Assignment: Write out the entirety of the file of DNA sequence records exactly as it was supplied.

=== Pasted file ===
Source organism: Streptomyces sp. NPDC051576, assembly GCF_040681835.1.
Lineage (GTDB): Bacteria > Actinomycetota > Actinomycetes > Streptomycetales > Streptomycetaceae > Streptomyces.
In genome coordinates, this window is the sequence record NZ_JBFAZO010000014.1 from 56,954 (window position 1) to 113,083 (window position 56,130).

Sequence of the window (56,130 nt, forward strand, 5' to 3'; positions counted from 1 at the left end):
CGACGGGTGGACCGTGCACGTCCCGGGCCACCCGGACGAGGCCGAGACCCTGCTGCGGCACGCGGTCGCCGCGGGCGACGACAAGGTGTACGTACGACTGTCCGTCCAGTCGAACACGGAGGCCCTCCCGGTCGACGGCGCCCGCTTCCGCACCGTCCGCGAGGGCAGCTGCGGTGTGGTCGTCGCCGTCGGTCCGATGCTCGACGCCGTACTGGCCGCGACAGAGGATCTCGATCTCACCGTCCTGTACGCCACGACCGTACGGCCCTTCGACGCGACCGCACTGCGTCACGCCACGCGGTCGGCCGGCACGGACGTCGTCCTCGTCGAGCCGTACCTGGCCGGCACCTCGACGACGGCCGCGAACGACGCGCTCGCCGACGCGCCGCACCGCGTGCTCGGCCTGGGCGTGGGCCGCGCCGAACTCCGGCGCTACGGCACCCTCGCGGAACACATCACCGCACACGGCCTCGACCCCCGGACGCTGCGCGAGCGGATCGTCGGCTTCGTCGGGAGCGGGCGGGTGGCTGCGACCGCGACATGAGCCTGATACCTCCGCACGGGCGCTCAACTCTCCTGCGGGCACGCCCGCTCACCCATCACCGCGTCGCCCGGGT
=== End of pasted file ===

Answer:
Source organism: Streptomyces sp. NPDC051576, assembly GCF_040681835.1.
Lineage (GTDB): Bacteria > Actinomycetota > Actinomycetes > Streptomycetales > Streptomycetaceae > Streptomyces.
In genome coordinates, this window is the sequence record NZ_JBFAZO010000014.1 from 56,954 (window position 1) to 113,083 (window position 56,130).

Sequence of the window (56,130 nt, forward strand, 5' to 3'; positions counted from 1 at the left end):
CGACGGGTGGACCGTGCACGTCCCGGGCCACCCGGACGAGGCCGAGACCCTGCTGCGGCACGCGGTCGCCGCGGGCGACGACAAGGTGTACGTACGACTGTCCGTCCAGTCGAACACGGAGGCCCTCCCGGTCGACGGCGCCCGCTTCCGCACCGTCCGCGAGGGCAGCTGCGGTGTGGTCGTCGCCGTCGGTCCGATGCTCGACGCCGTACTGGCCGCGACAGAGGATCTCGATCTCACCGTCCTGTACGCCACGACCGTACGGCCCTTCGACGCGACCGCACTGCGTCACGCCACGCGGTCGGCCGGCACGGACGTCGTCCTCGTCGAGCCGTACCTGGCCGGCACCTCGACGACGGCCGCGAACGACGCGCTCGCCGACGCGCCGCACCGCGTGCTCGGCCTGGGCGTGGGCCGCGCCGAACTCCGGCGCTACGGCACCCTCGCGGAACACATCACCGCACACGGCCTCGACCCCCGGACGCTGCGCGAGCGGATCGTCGGCTTCGTCGGGAGCGGGCGGGTGGCTGCGACCGCGACATGAGCCTGATACCTCCGCACGGGCGCTCAACTCTCCTGCGGGCACGCCCGCTCACCCATCACCGCGTCGCCCGGGT